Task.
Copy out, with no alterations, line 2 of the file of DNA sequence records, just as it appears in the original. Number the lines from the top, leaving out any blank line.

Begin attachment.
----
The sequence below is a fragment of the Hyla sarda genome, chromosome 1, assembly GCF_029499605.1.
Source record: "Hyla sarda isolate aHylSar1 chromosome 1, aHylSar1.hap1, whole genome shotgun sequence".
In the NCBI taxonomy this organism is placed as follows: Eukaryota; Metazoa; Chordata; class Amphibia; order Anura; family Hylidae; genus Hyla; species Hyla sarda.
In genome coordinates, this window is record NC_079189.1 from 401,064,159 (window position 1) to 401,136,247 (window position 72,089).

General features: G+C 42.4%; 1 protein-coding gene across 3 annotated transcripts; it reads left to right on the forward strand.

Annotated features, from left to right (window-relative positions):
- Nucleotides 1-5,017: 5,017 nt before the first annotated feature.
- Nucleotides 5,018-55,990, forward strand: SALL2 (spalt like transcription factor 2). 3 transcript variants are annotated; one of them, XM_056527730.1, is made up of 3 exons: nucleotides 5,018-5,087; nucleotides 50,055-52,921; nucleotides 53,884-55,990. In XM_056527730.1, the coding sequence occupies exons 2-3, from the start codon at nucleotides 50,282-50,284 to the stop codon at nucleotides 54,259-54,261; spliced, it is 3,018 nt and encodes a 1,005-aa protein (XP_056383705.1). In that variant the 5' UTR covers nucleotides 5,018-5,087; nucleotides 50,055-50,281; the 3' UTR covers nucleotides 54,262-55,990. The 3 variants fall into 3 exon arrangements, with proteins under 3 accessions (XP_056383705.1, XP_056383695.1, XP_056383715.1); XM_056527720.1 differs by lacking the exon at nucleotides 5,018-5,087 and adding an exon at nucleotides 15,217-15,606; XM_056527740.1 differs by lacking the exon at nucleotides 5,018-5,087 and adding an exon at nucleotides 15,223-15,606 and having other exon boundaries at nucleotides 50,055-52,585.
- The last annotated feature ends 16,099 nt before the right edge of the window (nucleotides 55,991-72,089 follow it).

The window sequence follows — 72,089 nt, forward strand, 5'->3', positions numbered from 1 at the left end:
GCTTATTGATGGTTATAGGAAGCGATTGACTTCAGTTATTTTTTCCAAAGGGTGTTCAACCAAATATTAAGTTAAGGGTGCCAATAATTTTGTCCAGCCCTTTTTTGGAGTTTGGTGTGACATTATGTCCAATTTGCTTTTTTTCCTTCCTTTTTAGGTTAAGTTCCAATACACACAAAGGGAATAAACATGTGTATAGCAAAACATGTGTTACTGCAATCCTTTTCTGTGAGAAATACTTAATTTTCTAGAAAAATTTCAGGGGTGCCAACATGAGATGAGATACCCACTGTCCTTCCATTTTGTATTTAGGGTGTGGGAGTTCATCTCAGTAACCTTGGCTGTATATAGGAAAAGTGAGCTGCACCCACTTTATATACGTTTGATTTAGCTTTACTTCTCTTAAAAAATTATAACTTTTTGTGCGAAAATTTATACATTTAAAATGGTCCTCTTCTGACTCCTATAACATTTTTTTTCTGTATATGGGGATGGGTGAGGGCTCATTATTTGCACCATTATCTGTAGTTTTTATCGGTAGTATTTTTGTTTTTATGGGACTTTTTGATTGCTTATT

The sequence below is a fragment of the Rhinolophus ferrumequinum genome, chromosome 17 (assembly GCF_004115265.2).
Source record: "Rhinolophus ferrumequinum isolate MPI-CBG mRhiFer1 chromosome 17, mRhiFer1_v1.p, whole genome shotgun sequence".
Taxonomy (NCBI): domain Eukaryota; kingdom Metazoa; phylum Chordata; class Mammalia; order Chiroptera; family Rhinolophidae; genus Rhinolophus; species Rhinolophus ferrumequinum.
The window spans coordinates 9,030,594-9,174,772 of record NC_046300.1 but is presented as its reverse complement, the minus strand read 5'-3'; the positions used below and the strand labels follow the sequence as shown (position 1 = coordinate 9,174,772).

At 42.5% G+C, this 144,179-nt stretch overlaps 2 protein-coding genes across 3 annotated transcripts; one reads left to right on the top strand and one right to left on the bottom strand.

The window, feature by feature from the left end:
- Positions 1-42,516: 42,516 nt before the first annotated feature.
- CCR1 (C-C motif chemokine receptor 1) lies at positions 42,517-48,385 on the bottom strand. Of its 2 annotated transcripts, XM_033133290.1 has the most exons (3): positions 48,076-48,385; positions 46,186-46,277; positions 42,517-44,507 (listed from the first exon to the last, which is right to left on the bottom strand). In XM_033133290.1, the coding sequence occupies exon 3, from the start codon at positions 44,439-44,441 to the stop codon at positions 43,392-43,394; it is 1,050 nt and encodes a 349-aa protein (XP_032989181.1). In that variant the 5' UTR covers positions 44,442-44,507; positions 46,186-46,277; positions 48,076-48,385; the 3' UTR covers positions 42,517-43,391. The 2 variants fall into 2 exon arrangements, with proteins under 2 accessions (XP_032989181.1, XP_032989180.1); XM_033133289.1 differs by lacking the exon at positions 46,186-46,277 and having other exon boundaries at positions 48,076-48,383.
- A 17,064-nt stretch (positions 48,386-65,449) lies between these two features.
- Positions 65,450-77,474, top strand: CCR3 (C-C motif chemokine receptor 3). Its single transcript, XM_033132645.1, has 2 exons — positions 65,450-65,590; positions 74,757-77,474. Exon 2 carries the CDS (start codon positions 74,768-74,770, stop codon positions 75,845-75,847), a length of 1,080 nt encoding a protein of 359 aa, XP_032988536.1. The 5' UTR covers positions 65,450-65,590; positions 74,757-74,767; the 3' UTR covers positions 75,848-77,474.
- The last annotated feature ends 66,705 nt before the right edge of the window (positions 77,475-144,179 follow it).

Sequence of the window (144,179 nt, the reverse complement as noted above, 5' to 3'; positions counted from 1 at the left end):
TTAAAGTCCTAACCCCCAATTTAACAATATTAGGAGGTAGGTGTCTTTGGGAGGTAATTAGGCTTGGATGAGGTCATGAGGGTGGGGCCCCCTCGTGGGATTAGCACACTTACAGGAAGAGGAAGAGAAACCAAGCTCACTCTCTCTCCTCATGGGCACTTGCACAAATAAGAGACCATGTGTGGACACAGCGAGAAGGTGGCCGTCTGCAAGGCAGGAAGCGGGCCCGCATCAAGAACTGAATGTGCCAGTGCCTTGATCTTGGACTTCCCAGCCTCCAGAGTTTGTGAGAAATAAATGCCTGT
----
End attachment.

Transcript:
Source record: "Hyla sarda isolate aHylSar1 chromosome 1, aHylSar1.hap1, whole genome shotgun sequence".